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The Story of T/Sgt William Scott Tull - 8th Army Air Force

Article about: Hi All, I’d like to tell you the story of T/Sgt William Scott Tull of the United States 8th Army Air Force. William was my grandfather’s half brother and was KIA during his service in WWII.

  1. #1
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    Default The Story of T/Sgt William Scott Tull - 8th Army Air Force

    Hi All,
    I’d like to tell you the story of T/Sgt William Scott Tull of the United States 8th Army Air Force. William was my grandfather’s half brother and was KIA during his service in WWII. My grandfather was very proud of his brother and was very distraught about his death. In 2004, he had the opportunity to visit William’s grave in Cambridge, England. I feel that despite all of the years that had passed since William’s death, my grandfather never had any closure. However visiting William’s grave I think helped to bring him that closure

    Unfortunately, my grandfather passed this September at the age of 76. He was a great man and left a legacy behind him which included 5 children, 16 grandchildren and 3 great grandchildren.

    While clearing out some of my Grandfathers personal items, I came across his file on William Scott Tull; including some of his photos and medals he was awarded.

    In any case, here is the timeline of one soldier…..


    Born – January 1921

    Home in the Germantown section of Philadelphia, PA

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    William at about age 3

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    Enlisted – July 31st, 1942 (aged 21)

    Enlisted in Philadelphia, PA for the duration of the war plus 6 months

    Rank - Private (Serial #33325306)


    United States Army Air Force Training– November 1942 (aged 21)

    Judging by the first photo, which I assume was taken upon his entry into the Air Force, William entered shortly before November.

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    Indiviudal and group photos

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    Completion of Airplane Mechanics Course – January 2nd, 1943

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    Tyndall Field Florida – 1943 (aged 22)

    Completion of Technical Training course on the B-25 – February 9th, 1943

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    Graduation of Aerial Gunnery School – March 29th, 1943

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    Promotion to T/Sgt – 1943 (aged 22)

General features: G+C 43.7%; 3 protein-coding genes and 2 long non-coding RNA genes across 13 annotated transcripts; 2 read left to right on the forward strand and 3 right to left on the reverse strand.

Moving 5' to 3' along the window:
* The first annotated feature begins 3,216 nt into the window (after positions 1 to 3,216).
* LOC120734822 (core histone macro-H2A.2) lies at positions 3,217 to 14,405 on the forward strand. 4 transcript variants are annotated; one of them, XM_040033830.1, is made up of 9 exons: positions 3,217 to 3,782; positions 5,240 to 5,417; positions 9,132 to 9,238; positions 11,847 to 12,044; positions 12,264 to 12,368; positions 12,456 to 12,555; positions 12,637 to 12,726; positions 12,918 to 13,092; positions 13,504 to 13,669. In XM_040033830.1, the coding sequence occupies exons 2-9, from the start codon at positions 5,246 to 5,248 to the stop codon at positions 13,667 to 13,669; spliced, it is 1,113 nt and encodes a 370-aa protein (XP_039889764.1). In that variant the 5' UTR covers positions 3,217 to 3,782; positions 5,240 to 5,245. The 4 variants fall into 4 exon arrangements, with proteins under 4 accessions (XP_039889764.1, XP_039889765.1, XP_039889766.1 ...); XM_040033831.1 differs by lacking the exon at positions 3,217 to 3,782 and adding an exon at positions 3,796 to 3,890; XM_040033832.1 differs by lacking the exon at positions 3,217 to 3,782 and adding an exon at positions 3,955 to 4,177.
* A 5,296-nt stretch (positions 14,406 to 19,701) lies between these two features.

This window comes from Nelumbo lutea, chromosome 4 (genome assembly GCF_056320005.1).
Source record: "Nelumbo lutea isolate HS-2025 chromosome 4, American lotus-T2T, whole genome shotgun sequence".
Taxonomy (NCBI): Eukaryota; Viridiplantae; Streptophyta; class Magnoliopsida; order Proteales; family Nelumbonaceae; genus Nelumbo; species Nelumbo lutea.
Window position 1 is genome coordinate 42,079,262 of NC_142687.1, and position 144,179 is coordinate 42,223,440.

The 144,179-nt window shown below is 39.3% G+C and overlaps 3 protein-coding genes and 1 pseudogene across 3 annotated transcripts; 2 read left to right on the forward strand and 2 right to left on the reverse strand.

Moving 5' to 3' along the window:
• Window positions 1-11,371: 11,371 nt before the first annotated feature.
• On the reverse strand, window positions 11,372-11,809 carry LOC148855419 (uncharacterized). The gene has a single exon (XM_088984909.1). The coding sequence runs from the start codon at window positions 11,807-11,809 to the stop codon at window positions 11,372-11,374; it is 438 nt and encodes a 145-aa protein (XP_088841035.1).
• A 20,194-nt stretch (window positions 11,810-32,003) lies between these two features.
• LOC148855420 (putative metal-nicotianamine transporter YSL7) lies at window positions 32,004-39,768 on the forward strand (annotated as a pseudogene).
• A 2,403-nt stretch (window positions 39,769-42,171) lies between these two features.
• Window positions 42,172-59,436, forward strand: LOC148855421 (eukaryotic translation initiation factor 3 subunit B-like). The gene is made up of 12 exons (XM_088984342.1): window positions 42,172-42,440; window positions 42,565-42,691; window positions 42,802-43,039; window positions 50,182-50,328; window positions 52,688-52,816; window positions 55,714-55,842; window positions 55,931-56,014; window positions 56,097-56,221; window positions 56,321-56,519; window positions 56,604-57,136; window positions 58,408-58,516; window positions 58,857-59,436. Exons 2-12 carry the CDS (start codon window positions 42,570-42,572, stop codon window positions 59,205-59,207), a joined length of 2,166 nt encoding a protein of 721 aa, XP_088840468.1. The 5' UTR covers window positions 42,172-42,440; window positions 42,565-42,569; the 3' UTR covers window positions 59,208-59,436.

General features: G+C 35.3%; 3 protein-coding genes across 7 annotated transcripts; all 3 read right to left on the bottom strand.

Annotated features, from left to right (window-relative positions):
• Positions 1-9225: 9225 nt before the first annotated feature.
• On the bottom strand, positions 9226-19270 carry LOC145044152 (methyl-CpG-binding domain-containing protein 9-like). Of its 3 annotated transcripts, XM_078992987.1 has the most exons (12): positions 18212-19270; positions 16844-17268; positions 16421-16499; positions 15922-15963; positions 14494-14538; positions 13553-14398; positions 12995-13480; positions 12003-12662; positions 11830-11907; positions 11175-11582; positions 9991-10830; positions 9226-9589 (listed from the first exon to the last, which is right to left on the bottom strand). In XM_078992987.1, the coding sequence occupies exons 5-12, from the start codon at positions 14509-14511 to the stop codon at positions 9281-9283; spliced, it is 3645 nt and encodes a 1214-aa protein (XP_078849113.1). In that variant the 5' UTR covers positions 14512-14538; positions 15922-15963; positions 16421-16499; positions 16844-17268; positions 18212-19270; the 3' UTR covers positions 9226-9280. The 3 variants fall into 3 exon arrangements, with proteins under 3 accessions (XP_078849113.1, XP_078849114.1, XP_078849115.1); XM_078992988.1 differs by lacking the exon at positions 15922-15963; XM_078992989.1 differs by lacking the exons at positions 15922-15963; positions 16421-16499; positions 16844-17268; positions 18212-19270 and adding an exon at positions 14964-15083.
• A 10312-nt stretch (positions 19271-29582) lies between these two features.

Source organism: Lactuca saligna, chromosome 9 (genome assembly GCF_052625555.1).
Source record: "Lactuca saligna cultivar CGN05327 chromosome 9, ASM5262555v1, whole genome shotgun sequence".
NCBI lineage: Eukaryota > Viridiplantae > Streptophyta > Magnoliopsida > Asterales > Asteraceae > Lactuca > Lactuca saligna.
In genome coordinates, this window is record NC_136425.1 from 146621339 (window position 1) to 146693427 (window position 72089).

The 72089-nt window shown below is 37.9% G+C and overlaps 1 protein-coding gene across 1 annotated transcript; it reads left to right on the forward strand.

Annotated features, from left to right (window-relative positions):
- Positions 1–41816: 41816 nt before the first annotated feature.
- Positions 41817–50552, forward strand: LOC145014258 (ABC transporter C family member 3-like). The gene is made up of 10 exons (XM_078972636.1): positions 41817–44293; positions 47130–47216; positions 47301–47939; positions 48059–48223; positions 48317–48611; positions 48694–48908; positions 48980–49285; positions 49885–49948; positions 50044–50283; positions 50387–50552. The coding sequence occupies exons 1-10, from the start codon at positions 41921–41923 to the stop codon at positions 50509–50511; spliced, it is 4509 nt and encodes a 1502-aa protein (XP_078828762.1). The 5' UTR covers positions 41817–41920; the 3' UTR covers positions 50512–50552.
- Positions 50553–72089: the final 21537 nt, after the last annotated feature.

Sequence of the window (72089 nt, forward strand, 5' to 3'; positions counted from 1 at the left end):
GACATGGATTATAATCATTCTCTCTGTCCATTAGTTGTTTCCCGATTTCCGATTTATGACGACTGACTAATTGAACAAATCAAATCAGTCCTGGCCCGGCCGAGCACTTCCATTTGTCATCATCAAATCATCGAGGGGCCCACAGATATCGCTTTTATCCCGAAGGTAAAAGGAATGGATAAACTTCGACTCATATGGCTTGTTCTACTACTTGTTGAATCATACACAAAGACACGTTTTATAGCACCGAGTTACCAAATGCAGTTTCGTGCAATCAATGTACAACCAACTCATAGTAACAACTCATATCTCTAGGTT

At some point after his completion of Gunnery School, but prior to his marriage, William was promoted to the rank of T/Sgt. As of now I do not have an exact date for when this occured.


    Married – Summer 1943 (aged 22)

    Married Alice Elizabeth Johnson (B. 1920) of Springfield, MA in Bethesda Swedish Church in Springfield, MA.

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    Service – 1943 (aged 22)

    William at one point was stationed at Lockbourne Army Air Base in Columbus, OH. My assumption is this was prior to leaving for the Pacific or Europe.

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    As for his service during the war, I do know that he was stationed in Nuthampstead, England as of August 1st, 1944 (date of photo below) and was there for the remainder of his service. He was in the 398th Bombardment Group, 603rd Squadron. I have no information on his service prior to this date, but assume he at some point served in the Pacific Theatre.

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    Died – October 15th, 1944 (aged 23)

    On the morning of October 15th, 1944, while leaving on the B-17 (serial #42-97746) that was to fly lead in a bombing mission over Cologne, Germany, at approximately 0645 hours, the plane crashed on take-off into the moat of Anstey Church in Anstey, Hertfordshire, England. William was the top turret gunner aboard the B-17 during this mission.

    This is the Flight crew list for that day:

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    Below is a first hand account of that day courtesy of 398th Bomb Group Web Site

    “October 15th 2008, a grey damp October day. I wanted to be on my own this day, I wanted to remember that October 15th day in 1944 when the B-17G piloted by William L. Meyran and Charles Khourie, crashed shortly after taking off from runway 23 at Nuthampstead. It was Bill Meyran's 25th birthday on October 15th 1944. He had inherited a $100,000 bequest from his Grandfather and the first $25,000 was payable on Bill Meyran's 25th birthday. When he was woken up that day he had climbed from his bed and excitedly promised his buddies that there would be one heck of a party that night. Meyran was being assessed as deputy lead pilot, thus his normal Co-pilot, Navigator and Bombardier were stood down that day, it saved their young lives. Just a few hours later and Meyran would lie dead on this ancient castle mound along with nine other young American aircrew.”